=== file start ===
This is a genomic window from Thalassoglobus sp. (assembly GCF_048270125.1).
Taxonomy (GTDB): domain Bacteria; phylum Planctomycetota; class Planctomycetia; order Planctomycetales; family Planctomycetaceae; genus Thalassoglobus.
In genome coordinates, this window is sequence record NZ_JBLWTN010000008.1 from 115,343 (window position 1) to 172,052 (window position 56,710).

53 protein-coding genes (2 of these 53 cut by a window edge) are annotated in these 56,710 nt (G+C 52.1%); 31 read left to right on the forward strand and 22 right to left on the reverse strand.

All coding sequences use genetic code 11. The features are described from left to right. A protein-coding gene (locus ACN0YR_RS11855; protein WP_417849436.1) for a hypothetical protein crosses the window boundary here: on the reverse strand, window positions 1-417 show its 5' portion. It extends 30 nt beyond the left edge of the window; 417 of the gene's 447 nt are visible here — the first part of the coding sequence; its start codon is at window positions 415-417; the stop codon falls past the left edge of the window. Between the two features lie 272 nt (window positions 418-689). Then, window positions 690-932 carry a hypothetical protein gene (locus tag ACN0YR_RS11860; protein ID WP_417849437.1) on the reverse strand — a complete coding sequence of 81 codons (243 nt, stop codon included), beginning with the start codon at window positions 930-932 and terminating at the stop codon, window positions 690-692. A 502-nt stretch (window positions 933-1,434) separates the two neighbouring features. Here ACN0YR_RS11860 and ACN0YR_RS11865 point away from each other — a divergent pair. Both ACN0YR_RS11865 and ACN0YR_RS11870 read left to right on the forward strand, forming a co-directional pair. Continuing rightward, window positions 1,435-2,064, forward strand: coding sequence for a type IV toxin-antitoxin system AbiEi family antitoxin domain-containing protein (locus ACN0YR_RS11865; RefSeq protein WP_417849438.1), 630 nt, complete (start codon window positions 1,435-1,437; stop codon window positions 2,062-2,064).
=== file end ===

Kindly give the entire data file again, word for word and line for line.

This is a genomic window from Thalassoglobus sp. (assembly GCF_048270125.1).
Taxonomy (GTDB): domain Bacteria; phylum Planctomycetota; class Planctomycetia; order Planctomycetales; family Planctomycetaceae; genus Thalassoglobus.
In genome coordinates, this window is sequence record NZ_JBLWTN010000008.1 from 115,343 (window position 1) to 172,052 (window position 56,710).

53 protein-coding genes (2 of these 53 cut by a window edge) are annotated in these 56,710 nt (G+C 52.1%); 31 read left to right on the forward strand and 22 right to left on the reverse strand.

All coding sequences use genetic code 11. The features are described from left to right. A protein-coding gene (locus ACN0YR_RS11855; protein WP_417849436.1) for a hypothetical protein crosses the window boundary here: on the reverse strand, window positions 1-417 show its 5' portion. It extends 30 nt beyond the left edge of the window; 417 of the gene's 447 nt are visible here — the first part of the coding sequence; its start codon is at window positions 415-417; the stop codon falls past the left edge of the window. Between the two features lie 272 nt (window positions 418-689). Then, window positions 690-932 carry a hypothetical protein gene (locus tag ACN0YR_RS11860; protein ID WP_417849437.1) on the reverse strand — a complete coding sequence of 81 codons (243 nt, stop codon included), beginning with the start codon at window positions 930-932 and terminating at the stop codon, window positions 690-692. A 502-nt stretch (window positions 933-1,434) separates the two neighbouring features. Here ACN0YR_RS11860 and ACN0YR_RS11865 point away from each other — a divergent pair. Both ACN0YR_RS11865 and ACN0YR_RS11870 read left to right on the forward strand, forming a co-directional pair. Continuing rightward, window positions 1,435-2,064, forward strand: coding sequence for a type IV toxin-antitoxin system AbiEi family antitoxin domain-containing protein (locus ACN0YR_RS11865; RefSeq protein WP_417849438.1), 630 nt, complete (start codon window positions 1,435-1,437; stop codon window positions 2,062-2,064).